There Is a Sanctity To Marriage Vows

Marriage is sadly misunderstood in today’s world. We have confused the contract of marriage with the sacrament of marriage. 

Matrimony is so much more than just entering into a “partnership.” The Catechism of the Catholic Church #1601 teaches us that “(T)he matrimonial covenant, by which a man and a woman establish between themselves a partnership of the whole of life, is by its nature ordered toward the good of the spouses and the procreation and education of offspring; this covenant between baptized persons has been raised by Christ the Lord to the dignity of a sacrament.” 

In the order of creation, God blessed Adam and Eve and told them to be fruitful and multiply. They entered into a covenant with each other and rightly saw their union as a reflection of the interior life of God, who is the Most Blessed Trinity. 

In the fall of humankind, when original sin enters the world, we see that the relationship between Adam and Eve becomes strained, as does their relationship with God. But still, the marriage covenant endures with Adam and Eve, as does the Covenant with the Lord God. 

Remember, even as God must exile Adam and Eve from Eden, he still provides for them. As we are reminded in the nuptial blessing in the order of Christian matrimony, it is the one original blessing not washed away in the flood, which we read about in the Old Testament’s Book of Genesis. 

We can look to the good news, which we witnessed this past weekend in the lives and in the love shared by couples who celebrated their relationship milestones with Bishop Robert Brennan at the parish of Resurrection-Ascension in Rego Park.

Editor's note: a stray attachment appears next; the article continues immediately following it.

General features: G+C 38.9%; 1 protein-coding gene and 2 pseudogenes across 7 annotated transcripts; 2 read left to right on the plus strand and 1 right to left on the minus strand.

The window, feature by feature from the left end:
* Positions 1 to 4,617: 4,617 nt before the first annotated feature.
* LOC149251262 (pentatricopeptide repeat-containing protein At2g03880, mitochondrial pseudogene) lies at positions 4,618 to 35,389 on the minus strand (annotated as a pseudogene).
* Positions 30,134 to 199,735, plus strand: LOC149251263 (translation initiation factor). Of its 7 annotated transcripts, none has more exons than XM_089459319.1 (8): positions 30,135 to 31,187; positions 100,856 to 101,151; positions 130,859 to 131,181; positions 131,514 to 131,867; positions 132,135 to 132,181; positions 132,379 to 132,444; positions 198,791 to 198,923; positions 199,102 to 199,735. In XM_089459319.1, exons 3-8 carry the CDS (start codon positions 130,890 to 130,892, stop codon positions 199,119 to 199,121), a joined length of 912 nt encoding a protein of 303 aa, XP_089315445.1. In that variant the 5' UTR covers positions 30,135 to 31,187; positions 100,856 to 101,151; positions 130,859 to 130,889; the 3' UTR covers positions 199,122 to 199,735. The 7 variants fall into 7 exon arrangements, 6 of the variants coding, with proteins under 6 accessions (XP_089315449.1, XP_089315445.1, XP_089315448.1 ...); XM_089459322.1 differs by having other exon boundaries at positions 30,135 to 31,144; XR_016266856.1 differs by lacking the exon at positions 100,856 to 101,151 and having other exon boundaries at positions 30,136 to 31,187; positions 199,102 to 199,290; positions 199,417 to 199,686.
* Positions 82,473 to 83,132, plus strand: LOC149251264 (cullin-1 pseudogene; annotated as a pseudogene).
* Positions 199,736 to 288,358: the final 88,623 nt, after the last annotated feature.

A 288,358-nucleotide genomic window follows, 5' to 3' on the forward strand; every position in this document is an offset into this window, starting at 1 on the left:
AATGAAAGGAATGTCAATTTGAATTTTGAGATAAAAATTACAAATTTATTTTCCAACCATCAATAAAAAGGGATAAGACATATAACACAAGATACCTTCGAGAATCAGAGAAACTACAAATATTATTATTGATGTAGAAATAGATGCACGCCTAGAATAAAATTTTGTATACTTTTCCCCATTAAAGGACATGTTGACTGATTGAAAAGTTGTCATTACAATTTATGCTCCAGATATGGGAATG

Certainly, these couples did not have every single day of their marriages without an ounce of difficulty. But like Adam and Eve, despite difficulties and problems, God provides with his loving, faithful kindness. 

Our world today proposes so many alternatives to Christian marriage. Yet none of them lives up to what the Lord Jesus has given to the Church as a sacrament. 

A civil union between couples is simply not the same. It does not have in it the grace and the power of the sacrament. 

In a Catholic wedding, it is not the clergyman who is the true celebrant of the marriage; it is the bride and the groom themselves who are the recipients and the ministers of the sacrament of holy matrimony. 

All a deacon, priest, or bishop does is officiate at the marriage in the name of the Church. 

Simply put, Catholic marriages endure. The divorce rate in the U.S. is currently at 44% for all couples, yet statistics tell us that for Catholic marriage, divorce is only 19%. Even this number is too high. 

On June 15, Pope Francis stated: “There is therefore first and foremost a duty to accompany with a sense of responsibility those who manifest the intention to be united in marriage, so that they may be preserved from the traumas of separation and never lose faith in love.” 

The Holy Father urged dioceses to devote more time to marriage preparation, stating: “It is, therefore, a duty of justice for the Mother Church to devote time and energy to the preparation of those whom the Lord calls to so great a mission as the family.” 

Thanks to the guidance of Mr. Christian Rada, the Director of Marriage, Family Formation and Respect Life Education for the Diocese of Brooklyn, and so many other parish-based individuals, we in Brooklyn and Queens are trying to live up to the Pope’s command to help Catholic couples have happy, healthy, holy marriages, which last a lifetime.